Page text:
Unlike the KFF analysis, the new analysis included data on how many Americans were boosted — so the vaccine-preventable death total includes people who never got vaccinated, along with those whose vaccine protection had waned and who had not received a booster.
Of the Brown research, Cox says, "I think this is a really clear way of demonstrating both the effectiveness of vaccines and also the need to continue to vaccinate more people and to make sure that they're up to date on those vaccines."
She notes one limitation is that the calculations may be overestimating the impact of vaccines, since the mostly Republican-led states that had lower vaccination rates also underused other pandemic-fighting tools, such as mask and social distancing requirements.
'A map of trust'
One state that stands out in the analysis is West Virginia, says Dr. Thomas Tsai, a surgeon and professor at Harvard School of Public Health and co-author of the analysis with Friedhoff.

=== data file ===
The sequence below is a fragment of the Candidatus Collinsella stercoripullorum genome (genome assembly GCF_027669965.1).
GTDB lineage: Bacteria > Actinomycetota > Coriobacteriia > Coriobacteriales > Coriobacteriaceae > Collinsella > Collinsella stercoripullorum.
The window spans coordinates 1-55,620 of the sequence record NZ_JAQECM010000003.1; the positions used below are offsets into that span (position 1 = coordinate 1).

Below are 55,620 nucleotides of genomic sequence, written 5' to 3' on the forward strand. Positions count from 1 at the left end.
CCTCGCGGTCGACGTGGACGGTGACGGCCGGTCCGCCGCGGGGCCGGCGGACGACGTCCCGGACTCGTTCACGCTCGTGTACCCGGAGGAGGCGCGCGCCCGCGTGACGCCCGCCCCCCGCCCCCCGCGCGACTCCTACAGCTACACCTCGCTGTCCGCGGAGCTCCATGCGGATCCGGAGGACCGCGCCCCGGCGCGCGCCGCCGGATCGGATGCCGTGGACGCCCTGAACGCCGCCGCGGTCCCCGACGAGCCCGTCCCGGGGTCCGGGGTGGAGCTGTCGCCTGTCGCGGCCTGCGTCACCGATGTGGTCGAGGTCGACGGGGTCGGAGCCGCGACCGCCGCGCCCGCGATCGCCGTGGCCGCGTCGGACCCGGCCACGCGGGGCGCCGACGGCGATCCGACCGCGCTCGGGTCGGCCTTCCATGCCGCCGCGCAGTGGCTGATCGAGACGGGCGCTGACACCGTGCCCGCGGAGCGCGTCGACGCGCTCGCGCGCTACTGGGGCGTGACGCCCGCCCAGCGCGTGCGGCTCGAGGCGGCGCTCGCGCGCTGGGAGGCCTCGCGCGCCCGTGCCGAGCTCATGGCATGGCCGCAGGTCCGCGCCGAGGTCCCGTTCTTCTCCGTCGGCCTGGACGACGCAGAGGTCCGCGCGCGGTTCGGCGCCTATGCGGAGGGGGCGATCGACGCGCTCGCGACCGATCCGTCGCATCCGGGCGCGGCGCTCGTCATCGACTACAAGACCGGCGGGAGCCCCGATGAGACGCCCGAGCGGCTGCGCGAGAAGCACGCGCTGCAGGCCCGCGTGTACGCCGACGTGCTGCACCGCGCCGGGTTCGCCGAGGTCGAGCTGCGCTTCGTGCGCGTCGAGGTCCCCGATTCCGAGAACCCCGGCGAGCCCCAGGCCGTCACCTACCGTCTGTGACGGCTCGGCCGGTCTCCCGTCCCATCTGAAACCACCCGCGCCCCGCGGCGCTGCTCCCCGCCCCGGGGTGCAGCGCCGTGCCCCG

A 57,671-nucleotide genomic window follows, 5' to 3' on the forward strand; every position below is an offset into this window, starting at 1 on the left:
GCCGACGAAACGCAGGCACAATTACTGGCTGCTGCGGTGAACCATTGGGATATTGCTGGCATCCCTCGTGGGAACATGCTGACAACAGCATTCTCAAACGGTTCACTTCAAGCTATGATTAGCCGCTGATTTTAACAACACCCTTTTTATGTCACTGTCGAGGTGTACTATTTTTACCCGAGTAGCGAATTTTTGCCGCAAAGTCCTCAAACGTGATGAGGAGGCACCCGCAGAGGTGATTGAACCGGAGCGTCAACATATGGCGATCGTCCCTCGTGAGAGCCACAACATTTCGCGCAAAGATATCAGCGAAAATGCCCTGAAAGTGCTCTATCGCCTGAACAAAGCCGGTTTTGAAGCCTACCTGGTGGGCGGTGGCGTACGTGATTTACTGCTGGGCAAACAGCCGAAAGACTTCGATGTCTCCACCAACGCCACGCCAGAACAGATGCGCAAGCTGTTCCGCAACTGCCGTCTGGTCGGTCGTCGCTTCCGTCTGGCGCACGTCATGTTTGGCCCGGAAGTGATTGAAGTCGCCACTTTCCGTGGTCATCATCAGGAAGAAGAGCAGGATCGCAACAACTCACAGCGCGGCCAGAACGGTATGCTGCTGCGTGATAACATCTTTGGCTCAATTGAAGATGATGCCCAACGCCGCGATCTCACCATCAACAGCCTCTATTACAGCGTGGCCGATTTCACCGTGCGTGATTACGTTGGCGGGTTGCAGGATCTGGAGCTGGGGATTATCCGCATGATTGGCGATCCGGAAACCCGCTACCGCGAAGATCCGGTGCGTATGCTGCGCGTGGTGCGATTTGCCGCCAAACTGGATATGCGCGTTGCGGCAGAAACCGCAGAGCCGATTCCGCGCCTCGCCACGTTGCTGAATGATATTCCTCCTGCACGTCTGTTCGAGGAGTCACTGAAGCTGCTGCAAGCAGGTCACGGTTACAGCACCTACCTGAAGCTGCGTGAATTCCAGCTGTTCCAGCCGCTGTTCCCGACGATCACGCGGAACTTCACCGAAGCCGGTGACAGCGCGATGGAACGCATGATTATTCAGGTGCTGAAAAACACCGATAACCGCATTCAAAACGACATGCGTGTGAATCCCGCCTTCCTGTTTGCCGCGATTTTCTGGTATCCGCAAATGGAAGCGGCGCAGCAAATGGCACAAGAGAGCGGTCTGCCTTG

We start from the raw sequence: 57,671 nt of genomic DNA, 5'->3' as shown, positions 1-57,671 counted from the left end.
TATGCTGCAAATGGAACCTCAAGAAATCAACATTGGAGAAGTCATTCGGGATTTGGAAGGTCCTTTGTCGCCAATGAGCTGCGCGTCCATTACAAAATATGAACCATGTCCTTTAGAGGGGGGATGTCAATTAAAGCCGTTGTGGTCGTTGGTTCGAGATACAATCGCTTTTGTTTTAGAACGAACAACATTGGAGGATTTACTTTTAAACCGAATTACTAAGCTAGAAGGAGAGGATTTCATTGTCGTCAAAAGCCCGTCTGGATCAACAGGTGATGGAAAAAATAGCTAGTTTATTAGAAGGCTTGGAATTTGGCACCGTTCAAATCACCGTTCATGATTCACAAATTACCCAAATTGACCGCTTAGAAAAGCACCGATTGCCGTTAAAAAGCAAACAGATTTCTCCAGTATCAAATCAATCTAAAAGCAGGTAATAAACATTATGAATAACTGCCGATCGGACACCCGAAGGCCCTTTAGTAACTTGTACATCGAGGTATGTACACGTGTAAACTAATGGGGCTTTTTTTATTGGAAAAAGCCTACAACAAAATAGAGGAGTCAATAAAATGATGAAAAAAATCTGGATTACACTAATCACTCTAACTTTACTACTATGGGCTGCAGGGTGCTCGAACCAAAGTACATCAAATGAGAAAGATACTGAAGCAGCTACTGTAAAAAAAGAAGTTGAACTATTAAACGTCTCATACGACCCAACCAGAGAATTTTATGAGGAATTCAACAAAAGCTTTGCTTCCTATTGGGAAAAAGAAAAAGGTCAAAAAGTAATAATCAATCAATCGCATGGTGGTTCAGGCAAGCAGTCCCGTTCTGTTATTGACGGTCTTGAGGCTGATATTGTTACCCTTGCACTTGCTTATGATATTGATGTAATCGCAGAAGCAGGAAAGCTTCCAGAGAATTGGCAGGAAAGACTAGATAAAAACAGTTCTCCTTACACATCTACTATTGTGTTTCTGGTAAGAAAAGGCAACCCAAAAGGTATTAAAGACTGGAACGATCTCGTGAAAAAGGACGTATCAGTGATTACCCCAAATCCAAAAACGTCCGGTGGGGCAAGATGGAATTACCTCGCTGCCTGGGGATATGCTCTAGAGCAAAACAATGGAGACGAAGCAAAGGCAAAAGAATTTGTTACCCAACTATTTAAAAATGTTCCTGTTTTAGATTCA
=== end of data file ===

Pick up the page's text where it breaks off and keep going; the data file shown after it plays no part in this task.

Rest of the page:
Early on, West Virginia's vaccine rollout was celebrated as other states struggled to take a stockpile of vaccines and get them into people's arms.
"There was a very, very early push to get vaccinations out, but a lack of resources to see it through the course of the year," Tsai says. "West Virginia could have ended up like Maine or Vermont, but ended up being more like Wyoming or Idaho – not for lack of effort, potentially, but for lack of resources."
A. Toni Young runs a public health outreach organization in West Virginia called Community Education Group, that has worked to vaccinate people against COVID-19 across the state. From her perspective, the drop in the vaccination rate came when the voices of local pharmacies and physicians were overpowered by national voices denying the seriousness of COVID-19 or saying that herd immunity was imminent.
"Folks started to have a conversation within their social networks, and had a real attitude of, 'Well, someone else has been vaccinated, I don't need to be vaccinated.' They also started to see people, particularly in a younger age cohort, get COVID and survive," Young says.